My dad, the professor, provided more conventional lessons. He bought me science-themed toys, like the ‘Visible Woman’ model of human anatomy, complete with a pregnant uterus that could be swapped in and out at will. His compassion for animals colored my curiosity about Life. Once, during a visit soon after the divorce, he told me to redirect a spray of water from a hose. My little self was pointing it toward an ant colony, and he didn’t want me to hurt the tiny creatures.
In LA, my elementary school had a ‘gifted’ program that taught us about nature. One day the teacher cracked an egg in a shallow bowl. Floating on the surface of the yolk was a fan of blood vessels. At its center drifted a comma-shaped embryo with a tiny beating heart. Most of my memories of elementary school are vague, but that chick embryo is vivid in recollection.
Some years later, at camp on the frontier of puberty, I watched wide-eyed as a stallion mounted a mare. When it pulled back, I gawked at its eighteen-inch erection, from which a ribbon of semen dripped. I felt a mix of adolescent fascination and scientific wonder.
With such experiences, I grew infatuated with the facts of living, with nature in all its death, rot, predation, copulation, and growth. Somehow, despite the chaos in my upbringing, events gave me the gift of an interest that—eventually—lent stability and direction to my life.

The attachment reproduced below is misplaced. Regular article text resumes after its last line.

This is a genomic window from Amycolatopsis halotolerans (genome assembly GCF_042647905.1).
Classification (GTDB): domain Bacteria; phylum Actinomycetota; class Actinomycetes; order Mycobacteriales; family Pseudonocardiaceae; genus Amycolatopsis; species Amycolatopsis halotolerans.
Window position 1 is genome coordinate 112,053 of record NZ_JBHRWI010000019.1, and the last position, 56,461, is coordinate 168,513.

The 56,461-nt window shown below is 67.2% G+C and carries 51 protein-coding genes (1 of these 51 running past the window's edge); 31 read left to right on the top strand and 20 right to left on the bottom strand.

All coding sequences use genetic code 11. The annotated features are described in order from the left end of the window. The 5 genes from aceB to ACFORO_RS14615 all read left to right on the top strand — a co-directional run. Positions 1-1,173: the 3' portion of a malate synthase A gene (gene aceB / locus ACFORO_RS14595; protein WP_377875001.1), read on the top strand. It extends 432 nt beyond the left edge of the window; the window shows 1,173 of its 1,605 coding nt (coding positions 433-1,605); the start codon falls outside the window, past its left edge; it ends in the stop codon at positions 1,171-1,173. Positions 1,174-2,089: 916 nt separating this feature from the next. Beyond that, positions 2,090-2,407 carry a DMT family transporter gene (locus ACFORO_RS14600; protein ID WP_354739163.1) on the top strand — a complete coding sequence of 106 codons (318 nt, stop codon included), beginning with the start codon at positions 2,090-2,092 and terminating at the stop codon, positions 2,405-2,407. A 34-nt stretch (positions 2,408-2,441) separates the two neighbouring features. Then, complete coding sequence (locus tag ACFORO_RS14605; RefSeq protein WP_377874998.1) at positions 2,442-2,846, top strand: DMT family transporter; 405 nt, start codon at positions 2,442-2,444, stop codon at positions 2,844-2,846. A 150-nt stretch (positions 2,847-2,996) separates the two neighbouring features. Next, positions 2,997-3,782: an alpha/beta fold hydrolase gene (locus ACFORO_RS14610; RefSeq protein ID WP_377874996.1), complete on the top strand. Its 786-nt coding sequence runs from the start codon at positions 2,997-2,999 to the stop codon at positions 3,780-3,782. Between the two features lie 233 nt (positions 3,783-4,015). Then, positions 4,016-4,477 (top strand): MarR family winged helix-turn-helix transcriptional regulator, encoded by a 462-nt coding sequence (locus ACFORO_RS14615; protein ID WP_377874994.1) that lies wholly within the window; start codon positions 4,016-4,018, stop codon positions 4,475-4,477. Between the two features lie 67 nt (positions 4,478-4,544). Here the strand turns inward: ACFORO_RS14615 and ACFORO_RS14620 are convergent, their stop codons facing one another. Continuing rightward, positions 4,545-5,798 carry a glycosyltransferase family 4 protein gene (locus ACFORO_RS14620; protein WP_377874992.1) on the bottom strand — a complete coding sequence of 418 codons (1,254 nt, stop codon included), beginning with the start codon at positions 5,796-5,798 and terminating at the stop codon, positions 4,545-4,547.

So I loved the outdoors, and thanks to the Boy Scouts, I knew how to camp in it. My father liked to trundle his jeep over rough fire roads above the coastline, and he liked walking through tide pools. I learned a lot from his scientific explanations of what surrounded us, but he only camped in Mexico, on trips he did with Della, not me. My grandfather taught me about farming, about cultivating growing things. Our times together are some of my fondest memories, but he’d given up camping when he quit hunting after retirement, so I never got to learn wilderness skills from him. No, it was the Boy Scouts of America that taught me to camp. My ejection from it notwithstanding, I harbor fondness for the organization. It pointed me toward a past time I’ve enjoyed my entire life.
Because I entered so much younger than the boys around me, my early years scouting might have led me to dislike camping. For the first couple of trips, I felt excluded at best and bullied at worst. Then luck rescued me.